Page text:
News & Announcements
LGBT Health Awareness Week is March 26 to 30
Posted: March 26, 2012
March 26-30, 2012 marks the 10th Annual LGBT Health Awareness Week and is a call to action (pdf) for community members, advocates, service providers, and governmental officials to recognize health and wellness as an essential part of the social justice movement for lesbian, gay, bisexual, and transgender individuals, families and the wider community. The 2012 observance advances the core health principle of "Culturally Competent Services," among others. The American Psychological Association's (APA) Lesbian, Gay, Bisexual, and Transgender Concerns Office provides a range of information and resources for increasing psychologists' and others' cultural competence:
Faith Communities now Offering or Hosting Recovery Programs
Posted: March 26, 2012
Faith communities have known there were plenty of people trapped in addiction sitting in the pews, afraid to suffer the shame that would come from sharing their problems. But some places of worship are now offering or hosting recovery programs, minimizing the stigma. While Celebrate Recovery programs have started in a variety of Christian churches, many houses of faith have long been supporters of 12-step recovery programs such as Alcoholics Anonymous. Some faith groups have developed programs to teach clergy and laity about addiction and treatment.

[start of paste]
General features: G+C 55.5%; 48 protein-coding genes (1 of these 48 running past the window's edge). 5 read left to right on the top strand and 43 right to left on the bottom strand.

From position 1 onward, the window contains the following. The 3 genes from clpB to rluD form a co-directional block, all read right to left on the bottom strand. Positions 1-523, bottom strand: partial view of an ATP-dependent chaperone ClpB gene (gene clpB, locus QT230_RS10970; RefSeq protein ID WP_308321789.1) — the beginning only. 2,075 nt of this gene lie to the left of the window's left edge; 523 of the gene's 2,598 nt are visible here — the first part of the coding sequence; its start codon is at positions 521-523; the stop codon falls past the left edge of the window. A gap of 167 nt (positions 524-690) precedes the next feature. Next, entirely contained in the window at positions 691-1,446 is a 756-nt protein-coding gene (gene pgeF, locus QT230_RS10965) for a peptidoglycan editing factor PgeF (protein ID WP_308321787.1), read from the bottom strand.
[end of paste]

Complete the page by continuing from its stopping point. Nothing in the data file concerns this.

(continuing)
Annette Harper directs addiction ministries for the Oklahoma Conference of the United Methodist Church, which offers an education program and support group. The church started its Summer School on Chemical Dependency 30 years ago after an addict confided in a pastor and found the spiritual leader did not have the resources to help. "It was one layperson who went to his pastor to seek help and did not receive it because the pastor did not know what to do," Harper said. "That layperson took it upon himself to find what needed to be done." The 12-day education program is open to anyone who has been sober for two years. It serves as a opportunity to learn about the addictive mind, the spiritual dynamics of addiction and how substance abuse impacts faith communities.
The United Methodist Church also supports Faith Partners, a program creating teams in churches to help people deal with addiction. "On a Faith Partner team, you may have a person in long-term recovery that the pastor can call on to take somebody to a 12-step meeting that day, immediately," Harper said.
Rabbi Barry Cohen of Temple B'nai Israel in Oklahoma City said Jewish faith communities address addiction in a straightforward manner, most often working directly with clergy. He said the stigma has decreased, providing Jewish leaders a greater opportunity to help within a congregational setting rather than members seeking assistance outside the Jewish community.
Read more from this Tulsa World article.
Suicide Prevention and Mental Health Hotline Reaches Out to Seniors
Posted: March 23, 2012